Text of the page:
L a - b e a u t é - s a u v e r a - l e - m o n d e ~ D o s t o ï e v s k i

L a - b e a u t é - s a u v e r a - l e - m o n d e  ~  D o s t o ï e v s k i

Wednesday, June 24, 2015

From my collection - Cartes de visite

Princess Alice, second daughter of Queen Victoria and Prince Albert, and her husband, Prince Louis, later Grand Duke of Hesse.
(Actual size.)

A carte de visite was a type of small photograph patented in Paris in 1854 by photographer André-Adolphe-Eugène Disdéri. (The same year, Disdéri also patented a method of taking eight separate negatives on a single plate, which reduced production time and costs.) Usually made with an albumen print, a carte de visite consisted of a thin paper photograph sized approximately two by three-and-a-half inches mounted on a card of two-and-a-half by four inches. Each photograph was therefore the size of a visiting card. By the end of the 1850s, besides being the most common form of photography for the general public, widely shared among family and friends, the great popularity of these photograph cards led to the publication of cartes de visite of royalty and other prominent persons, which were sold and collected. Albums for the collection and display of these cards - both private and commercially produced - became a common fixture in mid-Victorian era homes.

Princess Alice. The date printed on the image is exactly one year before her wedding day.

But their great popularity lasted little more than a decade. By the early 1870s, cartes de visite were being supplanted by "cabinet cards", which were also usually albumen prints, but of a larger size, and mounted on cardboard backs. Cabinet cards remained popular into the early twentieth century, when Kodak introduced the Brownie camera and amateur photography became a worldwide phenomenon. By that time commercially produced images of royalty and other well-know persons were being distributed as picture postcards, and they were purchased and collected in just the same way that cartes de visite had been previously. (My collection consists almost entirely of these postcards; the twelve images here were almost accidentally acquired and are all that I own.)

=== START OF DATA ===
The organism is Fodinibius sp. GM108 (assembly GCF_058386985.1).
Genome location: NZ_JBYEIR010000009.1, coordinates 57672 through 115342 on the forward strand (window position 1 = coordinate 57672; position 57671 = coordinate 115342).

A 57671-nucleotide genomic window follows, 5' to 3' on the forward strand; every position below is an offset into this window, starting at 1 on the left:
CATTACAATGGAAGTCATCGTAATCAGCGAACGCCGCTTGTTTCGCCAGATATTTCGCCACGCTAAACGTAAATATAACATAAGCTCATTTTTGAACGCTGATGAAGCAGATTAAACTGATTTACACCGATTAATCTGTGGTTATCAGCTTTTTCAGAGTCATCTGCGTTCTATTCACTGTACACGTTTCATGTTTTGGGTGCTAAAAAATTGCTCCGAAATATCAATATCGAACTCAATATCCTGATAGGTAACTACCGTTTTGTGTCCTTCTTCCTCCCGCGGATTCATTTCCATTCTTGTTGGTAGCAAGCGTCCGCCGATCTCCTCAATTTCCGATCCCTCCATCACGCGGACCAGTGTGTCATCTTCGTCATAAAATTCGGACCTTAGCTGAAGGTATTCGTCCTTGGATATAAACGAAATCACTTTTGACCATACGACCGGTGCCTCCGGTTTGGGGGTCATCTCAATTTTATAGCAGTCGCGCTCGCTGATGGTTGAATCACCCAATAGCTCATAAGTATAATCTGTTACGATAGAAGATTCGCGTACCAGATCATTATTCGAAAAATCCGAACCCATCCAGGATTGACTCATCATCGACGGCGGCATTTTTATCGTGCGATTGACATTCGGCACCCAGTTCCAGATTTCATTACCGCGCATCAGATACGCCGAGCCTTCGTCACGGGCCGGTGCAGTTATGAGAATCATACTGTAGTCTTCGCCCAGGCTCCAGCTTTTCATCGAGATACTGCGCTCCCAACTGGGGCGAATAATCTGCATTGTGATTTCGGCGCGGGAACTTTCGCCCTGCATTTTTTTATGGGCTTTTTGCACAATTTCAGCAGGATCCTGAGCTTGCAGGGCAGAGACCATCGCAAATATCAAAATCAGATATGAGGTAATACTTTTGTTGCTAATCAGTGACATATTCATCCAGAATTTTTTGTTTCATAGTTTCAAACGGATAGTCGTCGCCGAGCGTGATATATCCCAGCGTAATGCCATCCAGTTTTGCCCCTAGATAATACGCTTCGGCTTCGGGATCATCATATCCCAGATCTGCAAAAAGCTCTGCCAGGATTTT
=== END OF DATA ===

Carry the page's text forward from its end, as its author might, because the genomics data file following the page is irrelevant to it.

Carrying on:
These scanned images show the photographs about two-and-a-half times the original size; I've added in a few of the same images at actual size for comparison. It amazes me the amount of detail contained within such a tiny format and how well they've survived after more than one hundred and fifty years.

This card is still attached to a portion of the album page it was pasted onto. As the original inscription states, this is the "Crown
Prince and Princess of Prussia, Princess Royal", the future Emperor Friedrich III of Germany and his wife Princess Victoria,
eldest child of Queen Victoria and Prince Albert.

On the back side of the album page was this image of Alice and Victoria's soon-to-be sister-in-law, Princess Alexandra of Denmark,
taken in 1862. As with the above image, this was inscribed "Princess of Wales" directly on the page, beneath the photograph.
(Actual size.)
Alexandra and her husband, the future Edward VII, on their wedding day, 10 March 1863.
Alexandra before her marriage, probably taken in 1862.
Alexandra, from a Danish card, taken prior to her marriage or produced to commemorate it.
(Actual size.)
Alexandra, Princess of Wales, 1866.
Another sister-in-law, Marie, Duchess of Edinburgh, wife of Prince Alfred, second son of Queen Victoria and Prince Albert.
The photograph was taken some time before her marriage.
Marie, Duchess of Edinburgh, possibly around the time of her marriage in 1874. She was the only daughter of Tsar Alexander II.
The photographer, Bergamasco, was resident in Russia and much favored by the Imperial court.
The Empress Eugénie, taken soon prior to or soon after the fall of the French Second Empire. The card was produced in Belgium.
(Actual size.)
Napoléon, Prince Impérial, the only son of the Empress Eugénie and Emperor Napoléon III.
This image is the latest of the group, taken in 1878, the year before his death.


(I apologize for the rough cropping of most of these images. I forgot that the scanner likes to lop off the edges; I'll be more careful next time.)


  1. What a wonderful collection! Thank you so much for sharing. I look forward to all of your posts.

  2. Love this new addition...so interesting!